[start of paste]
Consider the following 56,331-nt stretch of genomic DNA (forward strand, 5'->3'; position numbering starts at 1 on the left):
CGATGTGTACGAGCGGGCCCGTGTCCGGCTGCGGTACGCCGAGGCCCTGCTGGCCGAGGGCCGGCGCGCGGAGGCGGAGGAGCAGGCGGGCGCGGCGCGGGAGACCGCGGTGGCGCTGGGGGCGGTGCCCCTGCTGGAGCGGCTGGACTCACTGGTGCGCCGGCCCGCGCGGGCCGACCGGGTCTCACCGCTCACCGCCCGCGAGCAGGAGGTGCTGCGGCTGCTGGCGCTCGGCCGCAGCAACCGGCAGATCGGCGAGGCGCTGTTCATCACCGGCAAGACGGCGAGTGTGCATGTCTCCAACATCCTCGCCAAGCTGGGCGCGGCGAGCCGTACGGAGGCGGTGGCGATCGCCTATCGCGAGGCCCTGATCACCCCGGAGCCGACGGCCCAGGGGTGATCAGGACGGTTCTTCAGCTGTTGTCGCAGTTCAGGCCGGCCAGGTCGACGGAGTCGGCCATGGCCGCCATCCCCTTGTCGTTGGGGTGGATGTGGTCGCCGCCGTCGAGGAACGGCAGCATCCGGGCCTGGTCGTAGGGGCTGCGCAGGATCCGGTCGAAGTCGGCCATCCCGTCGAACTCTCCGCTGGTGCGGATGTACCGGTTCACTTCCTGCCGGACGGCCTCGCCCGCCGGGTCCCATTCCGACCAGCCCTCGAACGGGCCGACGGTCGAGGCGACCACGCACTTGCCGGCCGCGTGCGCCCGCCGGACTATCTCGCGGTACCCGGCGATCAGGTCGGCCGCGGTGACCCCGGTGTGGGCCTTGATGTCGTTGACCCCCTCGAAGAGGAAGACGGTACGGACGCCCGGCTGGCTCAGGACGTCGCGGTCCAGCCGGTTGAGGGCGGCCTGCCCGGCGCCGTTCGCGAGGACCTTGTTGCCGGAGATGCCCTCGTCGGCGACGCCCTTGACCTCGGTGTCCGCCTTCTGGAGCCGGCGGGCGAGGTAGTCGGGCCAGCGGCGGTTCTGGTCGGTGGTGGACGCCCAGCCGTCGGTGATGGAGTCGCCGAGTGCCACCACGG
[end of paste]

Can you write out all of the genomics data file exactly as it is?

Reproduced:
Consider the following 56,331-nt stretch of genomic DNA (forward strand, 5'->3'; position numbering starts at 1 on the left):
CGATGTGTACGAGCGGGCCCGTGTCCGGCTGCGGTACGCCGAGGCCCTGCTGGCCGAGGGCCGGCGCGCGGAGGCGGAGGAGCAGGCGGGCGCGGCGCGGGAGACCGCGGTGGCGCTGGGGGCGGTGCCCCTGCTGGAGCGGCTGGACTCACTGGTGCGCCGGCCCGCGCGGGCCGACCGGGTCTCACCGCTCACCGCCCGCGAGCAGGAGGTGCTGCGGCTGCTGGCGCTCGGCCGCAGCAACCGGCAGATCGGCGAGGCGCTGTTCATCACCGGCAAGACGGCGAGTGTGCATGTCTCCAACATCCTCGCCAAGCTGGGCGCGGCGAGCCGTACGGAGGCGGTGGCGATCGCCTATCGCGAGGCCCTGATCACCCCGGAGCCGACGGCCCAGGGGTGATCAGGACGGTTCTTCAGCTGTTGTCGCAGTTCAGGCCGGCCAGGTCGACGGAGTCGGCCATGGCCGCCATCCCCTTGTCGTTGGGGTGGATGTGGTCGCCGCCGTCGAGGAACGGCAGCATCCGGGCCTGGTCGTAGGGGCTGCGCAGGATCCGGTCGAAGTCGGCCATCCCGTCGAACTCTCCGCTGGTGCGGATGTACCGGTTCACTTCCTGCCGGACGGCCTCGCCCGCCGGGTCCCATTCCGACCAGCCCTCGAACGGGCCGACGGTCGAGGCGACCACGCACTTGCCGGCCGCGTGCGCCCGCCGGACTATCTCGCGGTACCCGGCGATCAGGTCGGCCGCGGTGACCCCGGTGTGGGCCTTGATGTCGTTGACCCCCTCGAAGAGGAAGACGGTACGGACGCCCGGCTGGCTCAGGACGTCGCGGTCCAGCCGGTTGAGGGCGGCCTGCCCGGCGCCGTTCGCGAGGACCTTGTTGCCGGAGATGCCCTCGTCGGCGACGCCCTTGACCTCGGTGTCCGCCTTCTGGAGCCGGCGGGCGAGGTAGTCGGGCCAGCGGCGGTTCTGGTCGGTGGTGGACGCCCAGCCGTCGGTGATGGAGTCGCCGAGTGCCACCACGG